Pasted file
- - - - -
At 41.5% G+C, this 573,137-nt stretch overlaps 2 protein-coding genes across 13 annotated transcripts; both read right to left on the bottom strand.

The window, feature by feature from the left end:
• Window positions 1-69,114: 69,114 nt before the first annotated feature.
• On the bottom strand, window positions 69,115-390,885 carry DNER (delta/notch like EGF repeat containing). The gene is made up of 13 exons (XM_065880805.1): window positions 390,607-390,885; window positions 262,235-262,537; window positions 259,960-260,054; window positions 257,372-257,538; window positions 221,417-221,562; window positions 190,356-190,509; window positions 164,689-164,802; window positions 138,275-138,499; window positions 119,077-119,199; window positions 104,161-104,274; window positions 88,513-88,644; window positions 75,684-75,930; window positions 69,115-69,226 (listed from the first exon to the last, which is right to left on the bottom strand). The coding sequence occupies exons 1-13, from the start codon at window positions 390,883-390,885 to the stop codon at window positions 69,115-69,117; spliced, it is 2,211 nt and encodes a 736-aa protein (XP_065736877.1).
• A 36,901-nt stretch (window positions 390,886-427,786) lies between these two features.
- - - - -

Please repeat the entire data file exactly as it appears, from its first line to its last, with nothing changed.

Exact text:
At 41.5% G+C, this 573,137-nt stretch overlaps 2 protein-coding genes across 13 annotated transcripts; both read right to left on the bottom strand.

The window, feature by feature from the left end:
• Window positions 1-69,114: 69,114 nt before the first annotated feature.
• On the bottom strand, window positions 69,115-390,885 carry DNER (delta/notch like EGF repeat containing). The gene is made up of 13 exons (XM_065880805.1): window positions 390,607-390,885; window positions 262,235-262,537; window positions 259,960-260,054; window positions 257,372-257,538; window positions 221,417-221,562; window positions 190,356-190,509; window positions 164,689-164,802; window positions 138,275-138,499; window positions 119,077-119,199; window positions 104,161-104,274; window positions 88,513-88,644; window positions 75,684-75,930; window positions 69,115-69,226 (listed from the first exon to the last, which is right to left on the bottom strand). The coding sequence occupies exons 1-13, from the start codon at window positions 390,883-390,885 to the stop codon at window positions 69,115-69,117; spliced, it is 2,211 nt and encodes a 736-aa protein (XP_065736877.1).
• A 36,901-nt stretch (window positions 390,886-427,786) lies between these two features.